The company’s London and Stockholm offices delivered 229 VFX shots and 20 assets for the Netflix crime drama about the Baker Street Irregulars, based on the works of Sir Arthur Conan Doyle.
Goodbye Kansas Studios has just shared with AWN some of their work on The Irregulars, delivering 229 shots and 20 assets for the recent Netflix crime drama series. Based on the works of Sir Arthur Conan Doyle, the show features the Baker Street Irregulars – a group of youths working for Dr. Watson saving London from supernatural elements. Goodbye Kansas’ London and Stockholm offices served as the primary visual effects vendor across all eight episodes. The team was led by GBK VFX supervisors Joel Lindman (Stockholm) and Jim Parsons (London) in collaboration with Overall VFX supervisor, Richard Briscoe.
The majority of the Stockholm branch’s work centered around the creation of a large flock of around 100 birds supernaturally controlled by the antagonist introduced in the first episode. In addition to designing and creating the birds, they also iterated them in a multitude of animations, placing each bird at precise locations within each frame, as well as having the birds perform specific tasks and actions in those moments.
Take a look:
“Usually creating a flock of birds would be an animation task, but because there was a call for sometimes hundreds or even thousands of birds, we had to use FX,” said Filip Orrby, head of FX at GBK. “So, a lot of the animation on this show was actually made by FX artists controlling the patterns of how the birds fly.”
One key scene involved the birds chasing a group of people down a street, that took cover in a dilapidated shed made of corrugated metal. Though the scene was filmed on set, the VFX team was tasked with simulating the birds attacking and attempting to peck through the shed walls. According to Orby, “We had to replace and match up the shed walls in CG and create the effect that some intense destruction had happened to the boards from the bird attack. That sort of thing is always the trickiest to execute, especially in real-life, so it made more sense to use CG.”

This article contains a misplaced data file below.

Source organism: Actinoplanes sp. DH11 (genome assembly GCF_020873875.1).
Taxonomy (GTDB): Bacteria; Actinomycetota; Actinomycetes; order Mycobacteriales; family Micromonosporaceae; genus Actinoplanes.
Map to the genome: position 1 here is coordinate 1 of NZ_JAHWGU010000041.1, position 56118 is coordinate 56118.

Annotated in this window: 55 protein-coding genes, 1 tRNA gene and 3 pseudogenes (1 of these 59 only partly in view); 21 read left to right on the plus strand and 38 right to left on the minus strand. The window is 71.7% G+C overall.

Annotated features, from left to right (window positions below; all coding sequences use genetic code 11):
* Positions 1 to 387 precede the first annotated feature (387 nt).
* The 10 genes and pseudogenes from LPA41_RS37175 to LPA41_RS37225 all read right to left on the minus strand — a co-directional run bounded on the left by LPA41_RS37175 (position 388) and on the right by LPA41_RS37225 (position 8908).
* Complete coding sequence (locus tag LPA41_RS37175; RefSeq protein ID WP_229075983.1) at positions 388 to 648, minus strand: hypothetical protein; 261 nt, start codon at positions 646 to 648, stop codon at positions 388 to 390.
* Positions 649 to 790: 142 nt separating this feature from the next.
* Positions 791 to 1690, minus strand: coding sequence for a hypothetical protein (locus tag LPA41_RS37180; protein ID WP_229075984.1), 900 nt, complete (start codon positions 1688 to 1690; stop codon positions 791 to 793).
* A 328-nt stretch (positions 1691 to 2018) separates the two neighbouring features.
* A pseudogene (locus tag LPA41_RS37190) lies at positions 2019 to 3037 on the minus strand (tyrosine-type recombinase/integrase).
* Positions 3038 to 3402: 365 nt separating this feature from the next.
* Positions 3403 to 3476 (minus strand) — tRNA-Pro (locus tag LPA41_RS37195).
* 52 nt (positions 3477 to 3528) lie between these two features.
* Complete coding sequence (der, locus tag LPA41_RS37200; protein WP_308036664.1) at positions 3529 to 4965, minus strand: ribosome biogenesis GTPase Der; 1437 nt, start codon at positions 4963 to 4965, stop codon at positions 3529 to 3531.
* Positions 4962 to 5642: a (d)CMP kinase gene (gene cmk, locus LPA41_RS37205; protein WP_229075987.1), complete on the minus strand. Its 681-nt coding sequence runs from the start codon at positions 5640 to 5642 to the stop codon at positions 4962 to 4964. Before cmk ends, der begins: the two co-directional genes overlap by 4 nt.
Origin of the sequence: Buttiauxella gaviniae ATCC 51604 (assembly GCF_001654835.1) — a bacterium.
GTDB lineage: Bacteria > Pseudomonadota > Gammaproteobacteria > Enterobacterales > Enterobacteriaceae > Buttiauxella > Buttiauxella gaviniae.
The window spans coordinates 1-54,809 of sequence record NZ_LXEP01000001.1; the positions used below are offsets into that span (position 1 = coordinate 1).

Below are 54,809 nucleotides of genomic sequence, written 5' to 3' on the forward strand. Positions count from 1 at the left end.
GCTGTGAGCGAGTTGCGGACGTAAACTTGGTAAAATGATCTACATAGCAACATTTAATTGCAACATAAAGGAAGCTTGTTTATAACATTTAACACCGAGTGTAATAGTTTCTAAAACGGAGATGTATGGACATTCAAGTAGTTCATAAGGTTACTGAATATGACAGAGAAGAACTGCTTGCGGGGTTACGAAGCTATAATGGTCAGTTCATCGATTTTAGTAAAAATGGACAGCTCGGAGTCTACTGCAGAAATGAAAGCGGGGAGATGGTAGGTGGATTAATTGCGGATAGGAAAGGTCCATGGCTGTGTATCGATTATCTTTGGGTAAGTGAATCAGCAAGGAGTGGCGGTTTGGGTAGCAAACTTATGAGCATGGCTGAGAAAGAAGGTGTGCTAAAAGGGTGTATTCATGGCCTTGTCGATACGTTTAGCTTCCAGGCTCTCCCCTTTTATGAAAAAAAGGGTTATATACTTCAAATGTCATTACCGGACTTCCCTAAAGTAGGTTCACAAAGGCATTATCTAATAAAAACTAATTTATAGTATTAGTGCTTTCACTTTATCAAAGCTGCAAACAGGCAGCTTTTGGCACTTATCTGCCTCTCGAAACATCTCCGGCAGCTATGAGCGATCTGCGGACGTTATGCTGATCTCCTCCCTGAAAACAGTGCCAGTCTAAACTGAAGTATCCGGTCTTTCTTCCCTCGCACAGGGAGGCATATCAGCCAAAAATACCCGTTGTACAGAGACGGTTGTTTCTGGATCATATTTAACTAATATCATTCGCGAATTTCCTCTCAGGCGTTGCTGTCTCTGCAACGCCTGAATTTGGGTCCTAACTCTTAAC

In the show, the birds are under the control of a character called the Bird Master – who they soon discover is capable of creating birds out of thin air. “The Bird Masters waist coat is made out of a material that resembles the sheen of swallows,” notes Lindman. “We started out by animating swallows taking off and flying out of the actual coat and then 3D morphed the waist coat based on this animation to gradually reveal the swallows”.
For another sequence, the team built a series of set extensions that turned the Palm House conservatory in Sefton Park, Liverpool into the Bird Master’s lair. The top of the glass building doesn’t exist on the real conservatory, so interiors were shot in a studio while the team added shots of the surrounding locale; this made it appear in old London, with the top of the real conservatory replaced to include the heart of the lair.
While the team in Stockholm dealt with the flock of vengeful birds, the London office focused on more human VFX elements. With work split across multiple episodes, the London team handled various visual elements, including The Baker Street Irregulars’ prominent tattoos. The art department researched historically accurate tattoos from the period, working from a design brief; they designed a number of tattoos of which one was selected to appear in the series. GBK then added the newly selected designs.
“We have a small art department that did a lot of research into old tattoos from the period that the series is set,” said Parsons. “In those days, tattoos were all done with knives, so we wanted our design to have a more amateur yet polished feel to it. We wanted the audience to believe that they could have been done by one of these street merchants.”
Working from various briefs, both the London and Stockholm GBK offices joined forces on a fascinating element of the story – a supernatural liquid made from “Snowdonia Hawkweed” with healing properties that can put bodies back together. While a replacement substance was used during filming, application and absorption of the liquid into the skin was always meant to be done in post-production, with London helping clean up the VFX for the skin while Stockholm handed the look and feel of the liquid. “The task of creating the liquid came late in the production, so we had to figure out for ourselves what it would look like,” said Desiree Ryden, a VFX producer at Goodbye Kansas London. “It was a very specific, but non-specific brief at the same time. The director didn’t want it to appear supernatural – no smoking or fizzing – so it had to look real. And it was all done over two shots; one where this greenish healing liquid was applied to the skin and another where it was being absorbed.”
Source: Goodbye Kansas Studios
Dan Sarto is Publisher and Editor-in-Chief of Animation World Network.